A Series of Tubes

Via Tyler Cowen and Kottke, Ladies Home Journal's predictions about 2000 written in 1900:

Prediction #22: Store Purchases by Tube. Pneumatic tubes, instead of store wagons, will deliver packages and bundles. These tubes will collect, deliver and transport mail over certain distances, perhaps for hundreds of miles. They will at first connect with the private houses of the wealthy; then with all homes. Great business establishments will extend them to stations, similar to our branch post-offices of today, whence fast automobile vehicles will distribute purchases from house to house.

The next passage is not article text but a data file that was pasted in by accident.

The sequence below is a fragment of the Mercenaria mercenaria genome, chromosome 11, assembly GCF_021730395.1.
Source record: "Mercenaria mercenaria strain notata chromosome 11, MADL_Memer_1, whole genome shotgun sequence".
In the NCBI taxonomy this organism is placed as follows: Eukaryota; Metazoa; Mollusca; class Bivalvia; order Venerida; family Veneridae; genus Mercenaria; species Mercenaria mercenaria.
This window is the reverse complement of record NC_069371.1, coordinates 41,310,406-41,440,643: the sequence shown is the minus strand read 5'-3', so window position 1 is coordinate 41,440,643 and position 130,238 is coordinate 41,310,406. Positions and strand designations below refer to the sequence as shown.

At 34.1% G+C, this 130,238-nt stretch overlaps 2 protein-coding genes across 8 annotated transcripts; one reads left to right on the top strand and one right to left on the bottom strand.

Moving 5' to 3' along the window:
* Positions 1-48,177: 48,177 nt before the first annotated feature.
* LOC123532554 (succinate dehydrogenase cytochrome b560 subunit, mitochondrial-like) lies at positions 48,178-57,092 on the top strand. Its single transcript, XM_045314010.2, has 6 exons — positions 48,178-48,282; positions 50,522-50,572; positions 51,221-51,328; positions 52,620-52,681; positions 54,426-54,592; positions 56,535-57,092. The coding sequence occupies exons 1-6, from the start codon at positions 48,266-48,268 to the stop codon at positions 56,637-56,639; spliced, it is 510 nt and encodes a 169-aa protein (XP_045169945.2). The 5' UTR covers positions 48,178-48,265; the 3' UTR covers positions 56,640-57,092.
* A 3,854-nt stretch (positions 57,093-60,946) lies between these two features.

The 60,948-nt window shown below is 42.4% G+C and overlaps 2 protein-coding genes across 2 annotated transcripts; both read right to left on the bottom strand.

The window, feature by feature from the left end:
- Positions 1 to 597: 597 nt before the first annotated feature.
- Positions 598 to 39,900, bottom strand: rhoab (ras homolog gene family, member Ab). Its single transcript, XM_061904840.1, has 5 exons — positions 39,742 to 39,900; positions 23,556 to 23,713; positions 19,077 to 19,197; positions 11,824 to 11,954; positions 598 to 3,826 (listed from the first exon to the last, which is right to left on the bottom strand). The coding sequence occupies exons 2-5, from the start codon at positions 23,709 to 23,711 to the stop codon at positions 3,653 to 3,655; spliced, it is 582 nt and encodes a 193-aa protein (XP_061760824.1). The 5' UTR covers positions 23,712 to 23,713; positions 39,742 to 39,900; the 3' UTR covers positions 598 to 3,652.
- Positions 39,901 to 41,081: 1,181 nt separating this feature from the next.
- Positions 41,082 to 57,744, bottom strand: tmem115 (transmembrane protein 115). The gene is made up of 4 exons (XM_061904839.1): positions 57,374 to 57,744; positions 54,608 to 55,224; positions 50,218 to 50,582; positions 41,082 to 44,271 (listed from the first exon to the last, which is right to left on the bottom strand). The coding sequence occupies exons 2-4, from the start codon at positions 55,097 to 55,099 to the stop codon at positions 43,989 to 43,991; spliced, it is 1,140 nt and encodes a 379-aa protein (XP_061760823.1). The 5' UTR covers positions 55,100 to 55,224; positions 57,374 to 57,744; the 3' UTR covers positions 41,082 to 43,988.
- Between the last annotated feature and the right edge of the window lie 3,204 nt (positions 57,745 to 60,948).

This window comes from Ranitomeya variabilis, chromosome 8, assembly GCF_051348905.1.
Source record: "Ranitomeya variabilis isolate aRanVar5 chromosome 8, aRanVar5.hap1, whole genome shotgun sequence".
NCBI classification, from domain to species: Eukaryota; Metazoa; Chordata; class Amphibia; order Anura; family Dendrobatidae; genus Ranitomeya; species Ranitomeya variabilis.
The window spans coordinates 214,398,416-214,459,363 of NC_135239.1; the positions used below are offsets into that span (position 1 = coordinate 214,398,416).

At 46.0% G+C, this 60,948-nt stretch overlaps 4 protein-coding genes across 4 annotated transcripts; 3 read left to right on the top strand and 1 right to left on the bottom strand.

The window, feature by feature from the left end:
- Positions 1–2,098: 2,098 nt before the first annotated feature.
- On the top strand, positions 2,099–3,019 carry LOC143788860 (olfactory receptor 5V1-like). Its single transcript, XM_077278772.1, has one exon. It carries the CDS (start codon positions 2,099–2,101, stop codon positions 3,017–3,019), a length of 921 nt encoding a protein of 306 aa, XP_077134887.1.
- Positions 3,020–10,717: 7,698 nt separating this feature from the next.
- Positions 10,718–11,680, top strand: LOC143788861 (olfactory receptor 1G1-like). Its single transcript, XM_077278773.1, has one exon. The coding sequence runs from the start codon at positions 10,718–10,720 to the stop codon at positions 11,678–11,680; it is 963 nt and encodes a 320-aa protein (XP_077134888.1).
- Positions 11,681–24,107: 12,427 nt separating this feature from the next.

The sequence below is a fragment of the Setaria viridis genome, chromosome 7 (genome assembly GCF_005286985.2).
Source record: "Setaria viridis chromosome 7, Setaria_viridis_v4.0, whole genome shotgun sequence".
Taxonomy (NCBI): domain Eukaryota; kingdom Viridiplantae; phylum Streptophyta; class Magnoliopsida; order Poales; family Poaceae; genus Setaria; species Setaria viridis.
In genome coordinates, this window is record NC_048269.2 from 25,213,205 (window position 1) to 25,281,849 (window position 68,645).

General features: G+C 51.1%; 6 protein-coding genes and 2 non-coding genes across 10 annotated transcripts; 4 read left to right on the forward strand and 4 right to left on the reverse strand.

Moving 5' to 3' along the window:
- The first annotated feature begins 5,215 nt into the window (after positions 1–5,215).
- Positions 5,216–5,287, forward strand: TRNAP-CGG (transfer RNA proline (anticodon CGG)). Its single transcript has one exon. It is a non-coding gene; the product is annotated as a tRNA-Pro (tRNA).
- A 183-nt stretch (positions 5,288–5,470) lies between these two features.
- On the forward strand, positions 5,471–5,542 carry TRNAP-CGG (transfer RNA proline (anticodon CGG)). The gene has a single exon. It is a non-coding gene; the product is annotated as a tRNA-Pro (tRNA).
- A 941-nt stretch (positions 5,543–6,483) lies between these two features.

Prediction #23 is a curious mix of the prescient and wrong. "Ready-cooked meals will be bought from establishments similar to our bakeries of today." This is correct. Prepared food "to go" is now widely available, a concept they didn't really have in 1900 but is well-captured by the idea of being "similar to our bakeries of today." Then things go awry: "They will purchase materials in tremendous wholesale quantities and sell the cooked foods at a price much lower than the cost of individual cooking." In fact, people are just richer today than they were in 1900 and can afford more costly food-acquisition methods, especially if they save time. Interestingly, the premise here that wholesale purchase will make the food cheaper than home-cooking seems based on the idea that ingredients rather than labor are the main cost of prepared foods. Last, of course, the tubes return: "Food will be served hot or cold to private houses in pneumatic tubes or automobile wagons." The pneumatic tube is a real technology, still in use to some extent today, but it was always more of a niche product than its proponents had hoped.